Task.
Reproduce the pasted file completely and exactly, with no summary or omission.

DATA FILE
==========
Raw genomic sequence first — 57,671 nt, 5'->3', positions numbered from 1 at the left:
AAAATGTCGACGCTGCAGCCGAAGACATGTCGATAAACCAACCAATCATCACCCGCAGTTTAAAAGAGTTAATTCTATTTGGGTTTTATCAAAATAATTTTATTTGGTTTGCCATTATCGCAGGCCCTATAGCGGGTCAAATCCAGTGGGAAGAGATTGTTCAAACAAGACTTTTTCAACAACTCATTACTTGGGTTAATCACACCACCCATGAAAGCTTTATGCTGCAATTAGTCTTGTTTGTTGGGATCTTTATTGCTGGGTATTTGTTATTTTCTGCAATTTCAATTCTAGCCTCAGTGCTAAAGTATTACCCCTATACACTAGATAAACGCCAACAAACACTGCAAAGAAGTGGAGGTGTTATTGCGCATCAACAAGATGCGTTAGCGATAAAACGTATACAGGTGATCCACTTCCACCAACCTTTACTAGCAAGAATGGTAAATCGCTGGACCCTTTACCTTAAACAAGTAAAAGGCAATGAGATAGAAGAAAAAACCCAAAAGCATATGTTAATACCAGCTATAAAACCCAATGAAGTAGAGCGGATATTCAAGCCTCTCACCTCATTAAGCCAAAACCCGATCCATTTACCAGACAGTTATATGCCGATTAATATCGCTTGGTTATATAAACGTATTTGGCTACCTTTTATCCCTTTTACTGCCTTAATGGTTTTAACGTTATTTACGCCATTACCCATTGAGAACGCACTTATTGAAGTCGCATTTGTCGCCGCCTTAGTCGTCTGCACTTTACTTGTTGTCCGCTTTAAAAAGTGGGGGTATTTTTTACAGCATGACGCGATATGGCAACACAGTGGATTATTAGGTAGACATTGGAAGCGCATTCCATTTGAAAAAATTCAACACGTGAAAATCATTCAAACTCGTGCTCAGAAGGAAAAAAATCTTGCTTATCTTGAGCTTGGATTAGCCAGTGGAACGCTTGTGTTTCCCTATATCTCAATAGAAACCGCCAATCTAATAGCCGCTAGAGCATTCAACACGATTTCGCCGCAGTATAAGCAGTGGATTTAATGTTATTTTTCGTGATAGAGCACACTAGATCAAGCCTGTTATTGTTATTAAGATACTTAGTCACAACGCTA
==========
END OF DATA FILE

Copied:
Raw genomic sequence first — 57,671 nt, 5'->3', positions numbered from 1 at the left:
AAAATGTCGACGCTGCAGCCGAAGACATGTCGATAAACCAACCAATCATCACCCGCAGTTTAAAAGAGTTAATTCTATTTGGGTTTTATCAAAATAATTTTATTTGGTTTGCCATTATCGCAGGCCCTATAGCGGGTCAAATCCAGTGGGAAGAGATTGTTCAAACAAGACTTTTTCAACAACTCATTACTTGGGTTAATCACACCACCCATGAAAGCTTTATGCTGCAATTAGTCTTGTTTGTTGGGATCTTTATTGCTGGGTATTTGTTATTTTCTGCAATTTCAATTCTAGCCTCAGTGCTAAAGTATTACCCCTATACACTAGATAAACGCCAACAAACACTGCAAAGAAGTGGAGGTGTTATTGCGCATCAACAAGATGCGTTAGCGATAAAACGTATACAGGTGATCCACTTCCACCAACCTTTACTAGCAAGAATGGTAAATCGCTGGACCCTTTACCTTAAACAAGTAAAAGGCAATGAGATAGAAGAAAAAACCCAAAAGCATATGTTAATACCAGCTATAAAACCCAATGAAGTAGAGCGGATATTCAAGCCTCTCACCTCATTAAGCCAAAACCCGATCCATTTACCAGACAGTTATATGCCGATTAATATCGCTTGGTTATATAAACGTATTTGGCTACCTTTTATCCCTTTTACTGCCTTAATGGTTTTAACGTTATTTACGCCATTACCCATTGAGAACGCACTTATTGAAGTCGCATTTGTCGCCGCCTTAGTCGTCTGCACTTTACTTGTTGTCCGCTTTAAAAAGTGGGGGTATTTTTTACAGCATGACGCGATATGGCAACACAGTGGATTATTAGGTAGACATTGGAAGCGCATTCCATTTGAAAAAATTCAACACGTGAAAATCATTCAAACTCGTGCTCAGAAGGAAAAAAATCTTGCTTATCTTGAGCTTGGATTAGCCAGTGGAACGCTTGTGTTTCCCTATATCTCAATAGAAACCGCCAATCTAATAGCCGCTAGAGCATTCAACACGATTTCGCCGCAGTATAAGCAGTGGATTTAATGTTATTTTTCGTGATAGAGCACACTAGATCAAGCCTGTTATTGTTATTAAGATACTTAGTCACAACGCTA